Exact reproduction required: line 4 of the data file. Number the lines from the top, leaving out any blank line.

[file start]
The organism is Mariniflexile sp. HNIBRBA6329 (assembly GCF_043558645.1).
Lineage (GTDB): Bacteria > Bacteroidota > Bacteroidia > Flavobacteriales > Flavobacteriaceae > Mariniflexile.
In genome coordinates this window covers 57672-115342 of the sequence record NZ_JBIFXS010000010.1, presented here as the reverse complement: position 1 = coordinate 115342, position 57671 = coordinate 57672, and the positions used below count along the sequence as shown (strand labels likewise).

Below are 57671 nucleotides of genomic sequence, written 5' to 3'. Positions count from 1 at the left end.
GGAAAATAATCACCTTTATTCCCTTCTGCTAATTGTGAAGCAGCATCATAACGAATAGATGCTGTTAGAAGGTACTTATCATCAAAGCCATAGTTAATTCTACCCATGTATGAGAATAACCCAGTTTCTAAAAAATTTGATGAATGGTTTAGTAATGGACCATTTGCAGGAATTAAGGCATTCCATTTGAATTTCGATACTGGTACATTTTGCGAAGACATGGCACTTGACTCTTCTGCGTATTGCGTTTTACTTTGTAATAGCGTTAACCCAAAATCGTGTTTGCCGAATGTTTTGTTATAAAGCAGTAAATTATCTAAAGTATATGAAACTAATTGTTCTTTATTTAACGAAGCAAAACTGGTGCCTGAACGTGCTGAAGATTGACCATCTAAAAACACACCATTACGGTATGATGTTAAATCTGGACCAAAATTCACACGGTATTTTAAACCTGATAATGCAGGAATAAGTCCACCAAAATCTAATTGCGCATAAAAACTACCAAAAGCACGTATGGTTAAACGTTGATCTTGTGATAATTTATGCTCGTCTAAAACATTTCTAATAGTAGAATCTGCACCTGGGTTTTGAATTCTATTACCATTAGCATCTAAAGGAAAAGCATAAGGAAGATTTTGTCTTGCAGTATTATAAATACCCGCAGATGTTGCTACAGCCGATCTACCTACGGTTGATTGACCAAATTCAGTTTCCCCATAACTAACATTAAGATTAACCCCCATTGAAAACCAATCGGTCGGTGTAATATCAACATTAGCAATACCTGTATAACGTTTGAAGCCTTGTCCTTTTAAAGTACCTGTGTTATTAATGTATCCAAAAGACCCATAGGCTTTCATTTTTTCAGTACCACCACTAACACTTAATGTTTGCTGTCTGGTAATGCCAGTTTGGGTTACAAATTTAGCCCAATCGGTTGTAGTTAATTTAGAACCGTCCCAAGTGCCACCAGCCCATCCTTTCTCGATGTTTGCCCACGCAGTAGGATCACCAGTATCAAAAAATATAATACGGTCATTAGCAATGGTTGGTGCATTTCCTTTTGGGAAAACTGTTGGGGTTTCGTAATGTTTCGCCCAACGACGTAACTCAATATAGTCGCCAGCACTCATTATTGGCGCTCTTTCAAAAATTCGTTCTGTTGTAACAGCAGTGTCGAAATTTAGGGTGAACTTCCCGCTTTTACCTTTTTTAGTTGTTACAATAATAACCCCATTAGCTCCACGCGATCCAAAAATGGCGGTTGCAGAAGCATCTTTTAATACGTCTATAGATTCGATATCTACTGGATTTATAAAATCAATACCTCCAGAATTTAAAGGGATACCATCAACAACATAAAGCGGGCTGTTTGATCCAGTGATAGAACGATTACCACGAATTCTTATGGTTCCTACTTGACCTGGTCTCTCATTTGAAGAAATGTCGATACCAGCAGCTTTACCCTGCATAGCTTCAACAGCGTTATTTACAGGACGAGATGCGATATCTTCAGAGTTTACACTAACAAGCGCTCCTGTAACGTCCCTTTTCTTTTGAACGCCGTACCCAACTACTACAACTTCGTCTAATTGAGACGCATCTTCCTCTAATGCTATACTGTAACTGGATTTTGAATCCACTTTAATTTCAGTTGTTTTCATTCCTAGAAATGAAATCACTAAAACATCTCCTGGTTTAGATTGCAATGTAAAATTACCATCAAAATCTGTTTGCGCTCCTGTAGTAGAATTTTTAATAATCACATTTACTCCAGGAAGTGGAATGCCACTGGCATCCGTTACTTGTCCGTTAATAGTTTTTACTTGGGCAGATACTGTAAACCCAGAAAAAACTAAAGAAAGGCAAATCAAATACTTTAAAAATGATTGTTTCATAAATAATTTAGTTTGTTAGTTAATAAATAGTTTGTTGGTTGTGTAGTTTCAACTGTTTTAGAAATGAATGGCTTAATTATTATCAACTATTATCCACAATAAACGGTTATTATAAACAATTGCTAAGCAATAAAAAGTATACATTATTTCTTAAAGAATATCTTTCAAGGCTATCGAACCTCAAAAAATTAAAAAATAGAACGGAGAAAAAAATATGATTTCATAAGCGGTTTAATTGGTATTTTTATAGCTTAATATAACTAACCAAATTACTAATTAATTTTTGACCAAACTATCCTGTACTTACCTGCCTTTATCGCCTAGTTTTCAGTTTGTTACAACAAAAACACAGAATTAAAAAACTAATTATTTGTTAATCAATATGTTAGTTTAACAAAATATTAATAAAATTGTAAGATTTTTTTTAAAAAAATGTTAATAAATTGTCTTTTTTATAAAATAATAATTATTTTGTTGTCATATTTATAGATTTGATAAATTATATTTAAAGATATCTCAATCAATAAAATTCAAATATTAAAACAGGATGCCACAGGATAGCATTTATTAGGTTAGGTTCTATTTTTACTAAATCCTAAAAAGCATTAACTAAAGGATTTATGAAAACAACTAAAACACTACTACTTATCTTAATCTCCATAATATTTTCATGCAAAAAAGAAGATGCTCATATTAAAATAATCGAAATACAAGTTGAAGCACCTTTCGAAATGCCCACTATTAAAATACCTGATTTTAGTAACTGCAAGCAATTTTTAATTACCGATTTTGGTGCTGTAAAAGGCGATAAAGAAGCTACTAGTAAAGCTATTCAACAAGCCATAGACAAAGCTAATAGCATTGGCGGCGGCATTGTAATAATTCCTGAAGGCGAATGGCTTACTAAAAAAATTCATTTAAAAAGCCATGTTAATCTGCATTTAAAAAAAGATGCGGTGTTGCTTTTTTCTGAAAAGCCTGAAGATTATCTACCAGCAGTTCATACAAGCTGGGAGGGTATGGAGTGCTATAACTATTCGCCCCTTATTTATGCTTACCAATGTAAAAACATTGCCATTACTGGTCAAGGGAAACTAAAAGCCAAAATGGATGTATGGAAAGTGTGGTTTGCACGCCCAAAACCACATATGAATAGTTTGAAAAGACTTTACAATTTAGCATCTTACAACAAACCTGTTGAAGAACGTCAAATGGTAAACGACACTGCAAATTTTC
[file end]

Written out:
Below are 57671 nucleotides of genomic sequence, written 5' to 3'. Positions count from 1 at the left end.